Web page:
1110 : in attempting to squeeze sense out of E’s medius, which will not yield it, B. omits even to consider A’s melius.
Anapaests : B. follows Zw.’s colometry in almost every detail. This has not been a legitimate option since 1987, when my Seneca’s Anapaests showed that metrical patterns in combination with sense-correspondence provide a more exact and reliable guide to colometry than sense-correspondence alone.
The Introduction, more moderate in size (70 pages) than the commentary, contains sections on the myth of Hercules’ madness, on Sen.’s relationship to Euripides’ play, on ancient philosophical views of Hercules, on modern interpretation of Sen.’s play, and on the transmission of the text. (An 18-page Anhang concerns B.’s 1992 discovery, in a previously known notebook of Gronovius now in Berlin, of his collation of the Etruscus.) B. cannot accept the view, now well established in the interpretation of Sen.’s play, that Hercules’ madness arises naturally out of his modus vitae, his obsession with conquest and self-image. Why not? Because Juno decides in Act I to employ the Furies to bring about his madness (pp.32-35). This argument seems to me to overlook the pattern of “double motivation,” i.e. of co-existence of divine and human causation, which is so widespread in Greek and Roman literature, and gives it so much of its resonance. Even after the mad-scene, this Hercules is willing to engulf all and sundry in his anger ( ruat ira in omnes, 1167), and if necessary to pull down the firmament of heaven upon himself (1285-94). B. blithely defends this as a heroic impulse justified by the circumstances (ad 1167), but I for one cannot divorce it so readily from Sen.’s famous and terrible description of anger as omnium odio laborantem, sui maxime, si aliter nocere non possit, terras maria caelum ruere cupientem ( Ira 2.35.5).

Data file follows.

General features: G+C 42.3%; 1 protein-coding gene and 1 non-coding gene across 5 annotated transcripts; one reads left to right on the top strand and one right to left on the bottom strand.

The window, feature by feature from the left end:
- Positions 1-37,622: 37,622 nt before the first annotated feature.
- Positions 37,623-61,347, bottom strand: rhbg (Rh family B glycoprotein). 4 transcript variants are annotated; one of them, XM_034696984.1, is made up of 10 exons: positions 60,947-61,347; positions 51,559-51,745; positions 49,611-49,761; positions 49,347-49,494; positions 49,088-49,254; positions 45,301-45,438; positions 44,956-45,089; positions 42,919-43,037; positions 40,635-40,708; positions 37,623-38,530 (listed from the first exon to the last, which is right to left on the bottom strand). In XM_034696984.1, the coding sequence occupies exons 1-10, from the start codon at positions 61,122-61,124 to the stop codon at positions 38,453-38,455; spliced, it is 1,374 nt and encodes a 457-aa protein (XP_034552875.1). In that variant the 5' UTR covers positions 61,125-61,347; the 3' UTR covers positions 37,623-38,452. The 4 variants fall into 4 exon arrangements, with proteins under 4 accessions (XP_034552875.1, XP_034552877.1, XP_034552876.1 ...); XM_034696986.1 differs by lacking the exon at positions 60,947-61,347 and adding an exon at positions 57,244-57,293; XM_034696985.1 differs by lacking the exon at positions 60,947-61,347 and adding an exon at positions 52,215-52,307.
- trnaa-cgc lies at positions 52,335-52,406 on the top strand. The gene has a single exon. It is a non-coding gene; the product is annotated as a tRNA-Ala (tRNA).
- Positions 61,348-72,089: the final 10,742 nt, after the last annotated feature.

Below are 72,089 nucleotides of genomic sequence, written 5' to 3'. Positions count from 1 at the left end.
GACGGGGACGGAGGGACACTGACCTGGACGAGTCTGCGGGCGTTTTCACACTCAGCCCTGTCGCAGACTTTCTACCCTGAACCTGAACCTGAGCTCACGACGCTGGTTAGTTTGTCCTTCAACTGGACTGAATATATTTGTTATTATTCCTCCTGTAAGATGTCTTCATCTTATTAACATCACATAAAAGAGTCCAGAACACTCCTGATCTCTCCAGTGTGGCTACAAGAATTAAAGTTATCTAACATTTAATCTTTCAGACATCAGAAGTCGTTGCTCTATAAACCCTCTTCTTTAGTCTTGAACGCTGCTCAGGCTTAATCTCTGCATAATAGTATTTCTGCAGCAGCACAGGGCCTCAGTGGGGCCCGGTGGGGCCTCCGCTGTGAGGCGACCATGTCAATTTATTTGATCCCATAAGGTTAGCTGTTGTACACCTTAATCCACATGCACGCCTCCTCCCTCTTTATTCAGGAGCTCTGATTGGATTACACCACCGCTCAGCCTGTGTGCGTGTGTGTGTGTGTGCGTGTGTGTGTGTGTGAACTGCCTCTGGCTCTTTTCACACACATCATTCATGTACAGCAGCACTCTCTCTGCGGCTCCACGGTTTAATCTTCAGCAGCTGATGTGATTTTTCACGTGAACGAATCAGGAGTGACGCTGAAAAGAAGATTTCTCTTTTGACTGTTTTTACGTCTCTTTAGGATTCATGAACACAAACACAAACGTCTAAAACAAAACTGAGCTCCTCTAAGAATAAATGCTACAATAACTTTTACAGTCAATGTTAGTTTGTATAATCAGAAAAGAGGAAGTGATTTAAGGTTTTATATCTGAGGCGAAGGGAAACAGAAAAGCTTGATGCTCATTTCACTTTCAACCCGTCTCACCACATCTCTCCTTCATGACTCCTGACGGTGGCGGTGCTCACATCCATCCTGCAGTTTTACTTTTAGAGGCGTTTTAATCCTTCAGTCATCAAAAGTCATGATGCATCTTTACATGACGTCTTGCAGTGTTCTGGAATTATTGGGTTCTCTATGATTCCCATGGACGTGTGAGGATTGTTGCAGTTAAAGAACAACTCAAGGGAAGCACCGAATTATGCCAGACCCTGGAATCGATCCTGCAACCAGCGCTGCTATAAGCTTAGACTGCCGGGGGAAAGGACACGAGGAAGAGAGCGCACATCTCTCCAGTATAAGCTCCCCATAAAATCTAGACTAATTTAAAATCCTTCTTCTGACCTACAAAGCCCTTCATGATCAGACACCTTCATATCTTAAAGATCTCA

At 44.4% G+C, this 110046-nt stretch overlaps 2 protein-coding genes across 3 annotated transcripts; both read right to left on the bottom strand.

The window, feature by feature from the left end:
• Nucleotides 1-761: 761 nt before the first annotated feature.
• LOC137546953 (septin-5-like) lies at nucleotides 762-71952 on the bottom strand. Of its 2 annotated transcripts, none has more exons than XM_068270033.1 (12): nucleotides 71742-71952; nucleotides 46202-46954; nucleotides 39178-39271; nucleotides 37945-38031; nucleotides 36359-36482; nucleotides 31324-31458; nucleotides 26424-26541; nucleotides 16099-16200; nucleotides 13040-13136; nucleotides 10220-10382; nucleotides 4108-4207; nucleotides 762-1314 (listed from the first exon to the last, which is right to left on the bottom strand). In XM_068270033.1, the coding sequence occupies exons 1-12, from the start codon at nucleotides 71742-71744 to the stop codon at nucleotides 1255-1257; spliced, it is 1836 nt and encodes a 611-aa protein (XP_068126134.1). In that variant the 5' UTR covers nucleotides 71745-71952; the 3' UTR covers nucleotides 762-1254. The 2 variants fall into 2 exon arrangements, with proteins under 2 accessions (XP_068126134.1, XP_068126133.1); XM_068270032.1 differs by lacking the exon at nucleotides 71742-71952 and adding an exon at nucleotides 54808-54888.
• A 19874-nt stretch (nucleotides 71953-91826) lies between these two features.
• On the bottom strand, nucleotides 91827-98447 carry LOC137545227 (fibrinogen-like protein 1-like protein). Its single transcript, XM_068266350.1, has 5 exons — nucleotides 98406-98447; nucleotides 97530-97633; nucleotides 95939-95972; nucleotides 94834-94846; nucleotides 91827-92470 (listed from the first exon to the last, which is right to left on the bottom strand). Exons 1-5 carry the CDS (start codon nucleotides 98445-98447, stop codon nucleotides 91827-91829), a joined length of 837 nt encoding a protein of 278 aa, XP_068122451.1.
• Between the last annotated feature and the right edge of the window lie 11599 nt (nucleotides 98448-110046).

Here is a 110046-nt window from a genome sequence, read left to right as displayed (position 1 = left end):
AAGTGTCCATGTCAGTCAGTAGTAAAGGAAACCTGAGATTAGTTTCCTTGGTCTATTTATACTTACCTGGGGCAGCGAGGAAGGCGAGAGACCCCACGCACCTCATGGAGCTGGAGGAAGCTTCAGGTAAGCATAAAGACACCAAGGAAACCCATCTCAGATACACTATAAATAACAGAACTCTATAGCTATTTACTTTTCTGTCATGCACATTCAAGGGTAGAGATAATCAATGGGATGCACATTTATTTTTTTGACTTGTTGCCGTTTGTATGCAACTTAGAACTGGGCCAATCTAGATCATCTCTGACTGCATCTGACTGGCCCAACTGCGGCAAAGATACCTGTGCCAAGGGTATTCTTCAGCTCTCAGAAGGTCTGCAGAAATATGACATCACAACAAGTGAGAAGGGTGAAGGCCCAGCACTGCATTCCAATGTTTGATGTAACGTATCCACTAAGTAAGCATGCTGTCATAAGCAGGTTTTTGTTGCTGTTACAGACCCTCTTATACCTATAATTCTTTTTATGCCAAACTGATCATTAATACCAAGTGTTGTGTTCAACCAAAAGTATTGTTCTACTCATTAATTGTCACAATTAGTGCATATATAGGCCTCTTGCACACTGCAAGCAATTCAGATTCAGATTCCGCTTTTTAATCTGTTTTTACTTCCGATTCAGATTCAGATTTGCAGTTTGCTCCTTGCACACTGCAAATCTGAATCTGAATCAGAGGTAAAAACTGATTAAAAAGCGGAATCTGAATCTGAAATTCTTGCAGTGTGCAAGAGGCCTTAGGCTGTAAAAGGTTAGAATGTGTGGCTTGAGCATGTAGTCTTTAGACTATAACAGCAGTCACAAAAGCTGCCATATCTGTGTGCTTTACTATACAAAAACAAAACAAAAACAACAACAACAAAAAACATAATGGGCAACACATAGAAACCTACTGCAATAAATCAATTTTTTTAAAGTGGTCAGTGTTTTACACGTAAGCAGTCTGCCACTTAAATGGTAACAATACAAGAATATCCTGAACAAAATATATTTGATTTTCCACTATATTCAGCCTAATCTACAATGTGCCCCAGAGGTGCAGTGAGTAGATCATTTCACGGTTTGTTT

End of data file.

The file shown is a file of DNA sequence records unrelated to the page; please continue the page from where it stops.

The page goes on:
In sum, this edition is strong on learning, weak on judgement. There is certainly good material to be unearthed from it by commentators and other specialists, who will however need fortitude, motivation, and a prophylactic dose of scepticism.